November 20, 2017 — ~7,099 spoken languages exist. But how many programming languages exist?
This is one of the questions I aim to answer with PLDB. I am building a comprehensive database of programming languages.
The number of programming languages in the world depends on the rules you establish for deciding whether or not a language counts.
The TIOBE index is one of the best lists of popular programming languages and monitors ~250 popular programming languages. TIOBE tracks a programming language if it passes 3 tests: it must have its own Wikipedia page, it must be Turing complete, and a Google search for it must return over 5,000 search results.
Wikipedia has a list whose goal is to include "all notable programming languages in existence", that currently lists over 700 programming languages. Wikipedia's list excludes certain types of languages such as markup languages.
FOLDOC, a 90's era online dictionary of computing, lists over 1,000 programming languages, though that includes aliases.
The Language List--started in 1991--tracks ~2,500 computer languages. The Language List includes popular languages as well as many "published languages". If a language was published in a journal it may be on the list, regardless of its implementation history or popularity.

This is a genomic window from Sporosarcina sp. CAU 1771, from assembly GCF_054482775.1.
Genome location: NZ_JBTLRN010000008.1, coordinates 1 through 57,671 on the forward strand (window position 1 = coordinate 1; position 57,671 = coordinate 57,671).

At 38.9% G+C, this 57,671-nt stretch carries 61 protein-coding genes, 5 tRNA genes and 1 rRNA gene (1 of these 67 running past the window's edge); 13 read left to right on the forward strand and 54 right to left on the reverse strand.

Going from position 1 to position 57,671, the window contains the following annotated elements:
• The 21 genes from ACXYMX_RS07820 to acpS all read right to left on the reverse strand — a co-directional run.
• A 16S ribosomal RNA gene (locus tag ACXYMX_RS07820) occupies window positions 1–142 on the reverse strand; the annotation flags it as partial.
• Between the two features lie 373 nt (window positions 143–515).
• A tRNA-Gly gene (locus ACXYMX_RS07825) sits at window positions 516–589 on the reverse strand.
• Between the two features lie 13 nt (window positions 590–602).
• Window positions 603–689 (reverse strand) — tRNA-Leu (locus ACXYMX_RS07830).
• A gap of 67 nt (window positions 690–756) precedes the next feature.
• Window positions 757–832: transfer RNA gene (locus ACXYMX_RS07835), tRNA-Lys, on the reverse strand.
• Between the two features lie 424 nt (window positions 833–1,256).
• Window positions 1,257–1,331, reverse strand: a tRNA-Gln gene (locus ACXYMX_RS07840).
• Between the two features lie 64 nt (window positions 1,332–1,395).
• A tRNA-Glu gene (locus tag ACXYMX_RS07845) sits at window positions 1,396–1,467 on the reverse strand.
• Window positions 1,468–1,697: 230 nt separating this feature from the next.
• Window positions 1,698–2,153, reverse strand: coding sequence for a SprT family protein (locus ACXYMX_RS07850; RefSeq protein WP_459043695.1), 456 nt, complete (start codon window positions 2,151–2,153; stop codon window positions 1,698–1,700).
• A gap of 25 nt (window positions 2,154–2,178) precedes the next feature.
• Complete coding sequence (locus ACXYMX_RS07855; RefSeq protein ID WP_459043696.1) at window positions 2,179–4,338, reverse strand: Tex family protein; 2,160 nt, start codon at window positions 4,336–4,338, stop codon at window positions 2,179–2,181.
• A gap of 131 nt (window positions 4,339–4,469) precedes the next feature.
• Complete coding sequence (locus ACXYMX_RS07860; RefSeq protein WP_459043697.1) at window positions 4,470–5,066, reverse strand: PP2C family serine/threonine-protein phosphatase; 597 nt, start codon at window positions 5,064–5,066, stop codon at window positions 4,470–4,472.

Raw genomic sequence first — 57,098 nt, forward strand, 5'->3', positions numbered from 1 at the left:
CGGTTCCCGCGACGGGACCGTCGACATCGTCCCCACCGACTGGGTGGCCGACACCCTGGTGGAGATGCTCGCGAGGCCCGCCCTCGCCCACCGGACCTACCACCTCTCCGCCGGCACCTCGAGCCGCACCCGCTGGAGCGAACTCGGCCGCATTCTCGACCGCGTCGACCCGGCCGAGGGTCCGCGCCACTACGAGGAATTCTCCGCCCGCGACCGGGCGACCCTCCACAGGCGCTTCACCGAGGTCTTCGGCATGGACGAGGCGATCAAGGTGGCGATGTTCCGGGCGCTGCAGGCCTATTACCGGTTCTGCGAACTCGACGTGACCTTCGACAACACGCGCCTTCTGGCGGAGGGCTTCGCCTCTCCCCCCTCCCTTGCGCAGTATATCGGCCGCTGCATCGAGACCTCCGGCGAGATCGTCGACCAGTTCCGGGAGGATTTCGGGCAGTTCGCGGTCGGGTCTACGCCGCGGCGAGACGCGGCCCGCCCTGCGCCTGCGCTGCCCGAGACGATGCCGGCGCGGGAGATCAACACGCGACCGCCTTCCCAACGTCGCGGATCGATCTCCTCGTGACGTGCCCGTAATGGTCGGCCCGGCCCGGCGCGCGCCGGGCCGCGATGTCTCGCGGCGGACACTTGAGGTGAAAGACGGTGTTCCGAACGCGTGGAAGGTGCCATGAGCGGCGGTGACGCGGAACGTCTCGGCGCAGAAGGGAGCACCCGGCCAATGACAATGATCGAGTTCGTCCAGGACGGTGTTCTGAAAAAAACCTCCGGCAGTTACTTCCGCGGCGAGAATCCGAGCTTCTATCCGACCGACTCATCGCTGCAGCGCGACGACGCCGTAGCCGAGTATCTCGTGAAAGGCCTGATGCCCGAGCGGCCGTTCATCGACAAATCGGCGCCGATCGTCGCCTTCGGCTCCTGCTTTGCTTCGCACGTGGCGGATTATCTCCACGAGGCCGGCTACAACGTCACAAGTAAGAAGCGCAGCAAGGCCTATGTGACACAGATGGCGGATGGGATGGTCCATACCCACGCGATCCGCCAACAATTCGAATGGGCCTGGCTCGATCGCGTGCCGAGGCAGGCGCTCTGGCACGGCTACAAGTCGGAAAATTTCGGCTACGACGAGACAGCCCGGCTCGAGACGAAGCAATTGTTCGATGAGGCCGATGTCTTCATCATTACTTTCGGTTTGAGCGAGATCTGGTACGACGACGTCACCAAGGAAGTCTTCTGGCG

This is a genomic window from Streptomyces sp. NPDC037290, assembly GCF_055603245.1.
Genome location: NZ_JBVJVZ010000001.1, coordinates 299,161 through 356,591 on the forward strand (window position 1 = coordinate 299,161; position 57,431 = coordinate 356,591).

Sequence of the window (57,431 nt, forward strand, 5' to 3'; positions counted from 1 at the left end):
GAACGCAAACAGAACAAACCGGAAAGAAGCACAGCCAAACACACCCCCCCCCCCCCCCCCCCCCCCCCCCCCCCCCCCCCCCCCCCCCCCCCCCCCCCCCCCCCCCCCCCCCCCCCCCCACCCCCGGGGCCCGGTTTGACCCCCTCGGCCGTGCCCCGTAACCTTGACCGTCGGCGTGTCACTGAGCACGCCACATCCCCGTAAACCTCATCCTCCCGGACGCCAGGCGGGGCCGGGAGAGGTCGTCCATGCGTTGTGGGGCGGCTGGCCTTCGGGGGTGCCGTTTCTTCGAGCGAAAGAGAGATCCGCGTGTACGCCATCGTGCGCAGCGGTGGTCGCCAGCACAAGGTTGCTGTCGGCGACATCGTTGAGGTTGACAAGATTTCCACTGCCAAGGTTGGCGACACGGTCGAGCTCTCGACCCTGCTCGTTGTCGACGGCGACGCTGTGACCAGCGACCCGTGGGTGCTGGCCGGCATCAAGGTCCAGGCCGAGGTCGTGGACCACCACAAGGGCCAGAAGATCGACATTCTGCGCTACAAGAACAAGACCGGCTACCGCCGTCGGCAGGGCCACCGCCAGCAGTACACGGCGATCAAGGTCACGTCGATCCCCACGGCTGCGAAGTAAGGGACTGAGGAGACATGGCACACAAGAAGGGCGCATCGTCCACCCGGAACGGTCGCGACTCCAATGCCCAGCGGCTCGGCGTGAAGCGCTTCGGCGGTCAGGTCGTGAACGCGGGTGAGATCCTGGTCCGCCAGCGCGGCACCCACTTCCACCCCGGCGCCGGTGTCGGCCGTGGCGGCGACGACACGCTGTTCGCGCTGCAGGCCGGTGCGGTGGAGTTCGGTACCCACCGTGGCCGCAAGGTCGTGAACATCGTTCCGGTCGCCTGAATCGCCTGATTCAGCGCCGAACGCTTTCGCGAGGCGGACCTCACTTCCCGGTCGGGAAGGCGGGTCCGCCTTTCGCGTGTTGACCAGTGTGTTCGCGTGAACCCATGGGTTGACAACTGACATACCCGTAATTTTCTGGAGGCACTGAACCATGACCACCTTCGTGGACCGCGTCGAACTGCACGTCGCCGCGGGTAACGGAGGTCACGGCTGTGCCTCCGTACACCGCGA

HOPL is a collection curated by Diarmuid Pigott. It lists 8,945 programming languages!
At the moment I am closely tracking hundreds of programming languages with thousands more in my periphery. Until I have a more comprehensive database across all the languages I track, I'll have to make some estimates.
My current estimate for active general purpose programming languages is between 500 and 2,000.
My current estimate for all active computer languages is between 5,000 and 25,000.
As my database improves I will refine my definitions and estimates accordingly.
A hard count of programming languages was made by querying the PLDB database, which consists of thousands of human-checked facts about programming languages. Confidence intervals were added ad hoc through spot checking with the reference lists above.